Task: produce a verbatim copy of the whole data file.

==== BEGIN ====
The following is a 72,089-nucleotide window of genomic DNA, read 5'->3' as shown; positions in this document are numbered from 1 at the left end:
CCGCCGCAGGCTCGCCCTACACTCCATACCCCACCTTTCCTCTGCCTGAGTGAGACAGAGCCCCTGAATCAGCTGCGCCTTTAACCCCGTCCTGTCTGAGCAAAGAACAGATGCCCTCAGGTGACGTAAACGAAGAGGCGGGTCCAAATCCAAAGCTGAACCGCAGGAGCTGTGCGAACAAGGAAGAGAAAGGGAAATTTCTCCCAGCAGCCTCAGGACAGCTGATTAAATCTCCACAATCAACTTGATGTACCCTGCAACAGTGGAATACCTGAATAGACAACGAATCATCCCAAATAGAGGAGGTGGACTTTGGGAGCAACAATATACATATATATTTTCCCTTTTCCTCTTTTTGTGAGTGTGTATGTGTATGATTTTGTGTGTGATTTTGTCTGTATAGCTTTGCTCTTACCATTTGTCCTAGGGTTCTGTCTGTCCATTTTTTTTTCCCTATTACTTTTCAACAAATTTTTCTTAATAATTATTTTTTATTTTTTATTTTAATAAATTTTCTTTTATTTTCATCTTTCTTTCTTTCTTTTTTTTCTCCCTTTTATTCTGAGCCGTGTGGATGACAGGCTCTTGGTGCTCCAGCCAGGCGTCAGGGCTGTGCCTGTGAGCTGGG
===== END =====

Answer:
The following is a 72,089-nucleotide window of genomic DNA, read 5'->3' as shown; positions in this document are numbered from 1 at the left end:
CCGCCGCAGGCTCGCCCTACACTCCATACCCCACCTTTCCTCTGCCTGAGTGAGACAGAGCCCCTGAATCAGCTGCGCCTTTAACCCCGTCCTGTCTGAGCAAAGAACAGATGCCCTCAGGTGACGTAAACGAAGAGGCGGGTCCAAATCCAAAGCTGAACCGCAGGAGCTGTGCGAACAAGGAAGAGAAAGGGAAATTTCTCCCAGCAGCCTCAGGACAGCTGATTAAATCTCCACAATCAACTTGATGTACCCTGCAACAGTGGAATACCTGAATAGACAACGAATCATCCCAAATAGAGGAGGTGGACTTTGGGAGCAACAATATACATATATATTTTCCCTTTTCCTCTTTTTGTGAGTGTGTATGTGTATGATTTTGTGTGTGATTTTGTCTGTATAGCTTTGCTCTTACCATTTGTCCTAGGGTTCTGTCTGTCCATTTTTTTTTCCCTATTACTTTTCAACAAATTTTTCTTAATAATTATTTTTTATTTTTTATTTTAATAAATTTTCTTTTATTTTCATCTTTCTTTCTTTCTTTTTTTTCTCCCTTTTATTCTGAGCCGTGTGGATGACAGGCTCTTGGTGCTCCAGCCAGGCGTCAGGGCTGTGCCTGTGAGCTGGG